Blood delivers oxygen to the body's organs and tissues. When the blood supply is cut off - by damage from a gunshot, a car accident, or a stroke or heart attack - it can quickly destroy the organs that depend on it. Without oxygen, the brain begins to die after about six minutes.

"Your body constantly needs oxygen and everything is fine as long as supply meets demand, but if you can reduce that demand you can eliminate the problem," said Mark Roth, a cellular biologist at the University of Washington and the Fred Hutchinson Cancer Research Center in Seattle.


Biologists have long known that the metabolism rates of fruit flies, zebra fish, yeast and roundworms slow down under stress.

But they were thrilled three years ago when German researchers reported in Nature that the Madagascan fat-tailed dwarf lemur hibernates in tree holes. The lemur was the first primate to demonstrate hibernation, reinforcing arguments that fellow primates, including humans, carry the same ability in their genes.

That might explain how a 29-year-old Swedish skier survived 80 minutes in a frozen river in 1999 after she fell through a crack in the ice. Her temperature had dropped to about 57 degrees Fahrenheit before she was flown to a hospital where her blood was extracted, warmed and recirculated.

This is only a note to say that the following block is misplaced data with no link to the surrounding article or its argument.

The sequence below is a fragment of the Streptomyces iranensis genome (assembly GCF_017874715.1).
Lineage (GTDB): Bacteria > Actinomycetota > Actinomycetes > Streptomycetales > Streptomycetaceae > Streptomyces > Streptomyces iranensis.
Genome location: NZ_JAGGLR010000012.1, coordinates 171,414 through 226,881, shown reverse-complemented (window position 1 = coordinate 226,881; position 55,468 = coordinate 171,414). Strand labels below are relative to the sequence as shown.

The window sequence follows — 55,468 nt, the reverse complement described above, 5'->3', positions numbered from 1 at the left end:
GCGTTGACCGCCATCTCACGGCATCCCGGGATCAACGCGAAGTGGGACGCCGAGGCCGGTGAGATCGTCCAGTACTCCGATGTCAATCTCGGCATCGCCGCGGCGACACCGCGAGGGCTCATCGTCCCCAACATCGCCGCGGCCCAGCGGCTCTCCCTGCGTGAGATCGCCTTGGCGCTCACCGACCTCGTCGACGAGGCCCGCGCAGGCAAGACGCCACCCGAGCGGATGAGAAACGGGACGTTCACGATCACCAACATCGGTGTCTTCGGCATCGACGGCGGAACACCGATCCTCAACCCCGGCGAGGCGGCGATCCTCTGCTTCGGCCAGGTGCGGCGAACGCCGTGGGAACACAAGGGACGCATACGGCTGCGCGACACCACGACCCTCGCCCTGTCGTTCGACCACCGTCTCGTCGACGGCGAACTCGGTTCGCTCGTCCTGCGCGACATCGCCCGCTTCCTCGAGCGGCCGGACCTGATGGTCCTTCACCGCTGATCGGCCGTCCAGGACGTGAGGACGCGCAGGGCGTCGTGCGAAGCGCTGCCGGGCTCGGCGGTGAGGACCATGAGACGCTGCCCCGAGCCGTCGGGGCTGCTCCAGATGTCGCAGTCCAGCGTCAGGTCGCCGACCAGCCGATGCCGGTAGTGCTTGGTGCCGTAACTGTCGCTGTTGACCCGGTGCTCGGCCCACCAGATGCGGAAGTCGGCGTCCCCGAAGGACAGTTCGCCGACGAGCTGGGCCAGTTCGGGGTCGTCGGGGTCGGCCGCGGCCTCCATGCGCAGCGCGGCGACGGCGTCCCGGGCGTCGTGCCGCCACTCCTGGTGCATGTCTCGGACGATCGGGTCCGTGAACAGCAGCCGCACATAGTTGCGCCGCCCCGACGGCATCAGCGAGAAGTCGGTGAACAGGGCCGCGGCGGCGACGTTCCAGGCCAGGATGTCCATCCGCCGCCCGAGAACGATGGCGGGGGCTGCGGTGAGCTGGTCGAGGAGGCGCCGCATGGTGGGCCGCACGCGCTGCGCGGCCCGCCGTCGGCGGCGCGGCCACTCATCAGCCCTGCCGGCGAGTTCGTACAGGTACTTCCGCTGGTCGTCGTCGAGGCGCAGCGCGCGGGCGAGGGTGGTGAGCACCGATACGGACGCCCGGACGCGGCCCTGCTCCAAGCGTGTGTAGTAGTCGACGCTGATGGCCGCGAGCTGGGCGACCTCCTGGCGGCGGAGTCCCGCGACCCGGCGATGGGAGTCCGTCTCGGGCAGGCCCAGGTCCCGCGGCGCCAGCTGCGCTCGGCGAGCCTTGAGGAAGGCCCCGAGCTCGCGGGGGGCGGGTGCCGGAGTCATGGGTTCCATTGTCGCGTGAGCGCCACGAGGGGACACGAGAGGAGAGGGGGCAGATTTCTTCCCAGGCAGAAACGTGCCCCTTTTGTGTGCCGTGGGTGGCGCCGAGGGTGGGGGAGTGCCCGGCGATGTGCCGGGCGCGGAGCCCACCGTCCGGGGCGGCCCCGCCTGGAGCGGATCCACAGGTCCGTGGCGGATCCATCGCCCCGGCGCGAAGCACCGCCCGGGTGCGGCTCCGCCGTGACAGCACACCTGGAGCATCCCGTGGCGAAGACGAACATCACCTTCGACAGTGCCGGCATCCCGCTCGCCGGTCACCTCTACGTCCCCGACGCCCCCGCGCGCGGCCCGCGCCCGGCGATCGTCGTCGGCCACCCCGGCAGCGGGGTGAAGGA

Researchers say their goal is finding the internal mechanism that can trigger this hibernation-like response when needed. "We may have the genes, but we don't have the regulatory system set in just the right way," said Gregory Flourant, who studies the hibernation habits of groundhogs at Colorado State University.

In recent years, scientists in Boston and Pittsburgh have stopped the hearts of rats, pigs and dogs by draining their blood and pumping them with chilled preservation fluid. Then the scientists were able to resuscitate the animals - many apparently unharmed - by recycling warmed-up blood into their organs.

Physicians already use hypothermia to reduce metabolism. Heart surgeons, for instance, reduce a patient's temperature to about 64 degrees Fahrenheit when repairs to the aorta require stopping the body's entire circulatory system. The process is known as deep hypothermic circulatory arrest.